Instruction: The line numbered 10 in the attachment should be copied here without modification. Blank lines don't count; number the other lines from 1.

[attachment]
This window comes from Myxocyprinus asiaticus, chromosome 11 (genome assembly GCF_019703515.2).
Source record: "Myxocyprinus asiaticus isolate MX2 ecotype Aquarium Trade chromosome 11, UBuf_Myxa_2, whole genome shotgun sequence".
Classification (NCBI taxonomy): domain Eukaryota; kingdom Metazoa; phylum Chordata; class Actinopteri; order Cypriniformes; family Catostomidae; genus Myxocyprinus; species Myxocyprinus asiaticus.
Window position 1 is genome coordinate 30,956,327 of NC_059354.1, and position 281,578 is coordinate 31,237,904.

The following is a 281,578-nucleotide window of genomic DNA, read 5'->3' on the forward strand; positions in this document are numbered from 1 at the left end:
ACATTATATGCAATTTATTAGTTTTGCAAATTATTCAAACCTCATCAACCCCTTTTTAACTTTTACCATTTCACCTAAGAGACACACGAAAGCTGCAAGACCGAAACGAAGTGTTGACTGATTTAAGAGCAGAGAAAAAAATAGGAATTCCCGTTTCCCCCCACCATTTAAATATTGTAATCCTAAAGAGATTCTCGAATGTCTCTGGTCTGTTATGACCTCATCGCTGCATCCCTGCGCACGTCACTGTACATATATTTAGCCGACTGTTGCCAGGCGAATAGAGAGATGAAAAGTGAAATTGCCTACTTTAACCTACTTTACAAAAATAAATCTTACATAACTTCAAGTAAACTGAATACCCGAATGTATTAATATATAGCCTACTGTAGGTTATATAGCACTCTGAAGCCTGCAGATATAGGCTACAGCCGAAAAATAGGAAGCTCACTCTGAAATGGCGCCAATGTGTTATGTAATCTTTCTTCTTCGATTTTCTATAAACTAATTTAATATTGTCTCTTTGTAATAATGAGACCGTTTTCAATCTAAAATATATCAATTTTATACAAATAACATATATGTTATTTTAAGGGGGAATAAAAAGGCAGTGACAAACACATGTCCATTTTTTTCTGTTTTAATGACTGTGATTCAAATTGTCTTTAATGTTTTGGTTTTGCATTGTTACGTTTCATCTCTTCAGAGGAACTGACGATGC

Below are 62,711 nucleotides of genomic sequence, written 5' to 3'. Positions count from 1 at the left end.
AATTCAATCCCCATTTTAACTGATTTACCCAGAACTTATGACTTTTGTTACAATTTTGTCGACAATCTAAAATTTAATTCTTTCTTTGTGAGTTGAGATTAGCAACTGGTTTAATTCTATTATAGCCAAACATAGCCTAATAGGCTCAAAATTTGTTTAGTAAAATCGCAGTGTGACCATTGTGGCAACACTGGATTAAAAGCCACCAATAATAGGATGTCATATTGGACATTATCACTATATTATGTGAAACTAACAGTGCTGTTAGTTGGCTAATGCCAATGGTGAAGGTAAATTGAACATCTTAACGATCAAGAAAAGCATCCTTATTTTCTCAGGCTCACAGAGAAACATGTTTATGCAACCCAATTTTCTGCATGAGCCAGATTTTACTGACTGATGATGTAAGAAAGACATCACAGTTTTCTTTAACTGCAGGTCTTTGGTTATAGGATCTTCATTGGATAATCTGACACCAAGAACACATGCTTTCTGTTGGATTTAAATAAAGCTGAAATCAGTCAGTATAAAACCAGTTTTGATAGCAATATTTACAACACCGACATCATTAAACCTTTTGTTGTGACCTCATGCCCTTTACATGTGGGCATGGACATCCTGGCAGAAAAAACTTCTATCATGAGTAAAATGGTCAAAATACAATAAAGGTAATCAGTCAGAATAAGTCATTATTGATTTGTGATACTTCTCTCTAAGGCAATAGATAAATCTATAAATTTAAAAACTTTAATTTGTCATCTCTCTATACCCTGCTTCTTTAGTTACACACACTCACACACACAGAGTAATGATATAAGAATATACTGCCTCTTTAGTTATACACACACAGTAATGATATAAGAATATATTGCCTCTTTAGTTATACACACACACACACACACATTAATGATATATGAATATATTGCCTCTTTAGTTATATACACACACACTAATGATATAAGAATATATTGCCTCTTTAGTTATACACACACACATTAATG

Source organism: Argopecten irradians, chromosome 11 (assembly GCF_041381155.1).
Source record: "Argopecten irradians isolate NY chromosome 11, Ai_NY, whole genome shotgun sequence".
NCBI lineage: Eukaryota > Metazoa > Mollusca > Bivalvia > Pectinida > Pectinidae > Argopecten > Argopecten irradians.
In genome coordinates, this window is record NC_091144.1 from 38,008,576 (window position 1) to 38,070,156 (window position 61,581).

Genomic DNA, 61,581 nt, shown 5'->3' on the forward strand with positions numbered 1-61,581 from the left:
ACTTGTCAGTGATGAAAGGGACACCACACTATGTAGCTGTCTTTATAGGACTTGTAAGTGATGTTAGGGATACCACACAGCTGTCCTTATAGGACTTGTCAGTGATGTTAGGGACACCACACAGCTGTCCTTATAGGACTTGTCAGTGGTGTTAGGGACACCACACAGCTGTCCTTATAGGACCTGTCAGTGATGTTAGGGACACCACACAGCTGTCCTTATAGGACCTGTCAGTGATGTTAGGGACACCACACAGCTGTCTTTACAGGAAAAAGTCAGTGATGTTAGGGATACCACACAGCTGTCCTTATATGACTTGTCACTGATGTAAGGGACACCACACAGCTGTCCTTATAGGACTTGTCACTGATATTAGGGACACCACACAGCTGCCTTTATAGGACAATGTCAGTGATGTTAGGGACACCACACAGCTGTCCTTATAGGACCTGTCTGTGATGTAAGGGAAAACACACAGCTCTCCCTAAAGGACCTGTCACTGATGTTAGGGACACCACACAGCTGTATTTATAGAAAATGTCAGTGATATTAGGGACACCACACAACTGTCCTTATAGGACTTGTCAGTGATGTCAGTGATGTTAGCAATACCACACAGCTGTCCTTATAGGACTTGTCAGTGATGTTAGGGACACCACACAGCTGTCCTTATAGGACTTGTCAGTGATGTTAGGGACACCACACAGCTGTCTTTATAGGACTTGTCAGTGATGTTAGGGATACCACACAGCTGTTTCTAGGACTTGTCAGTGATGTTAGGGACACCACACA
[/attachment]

Source record: "Argopecten irradians isolate NY chromosome 11, Ai_NY, whole genome shotgun sequence".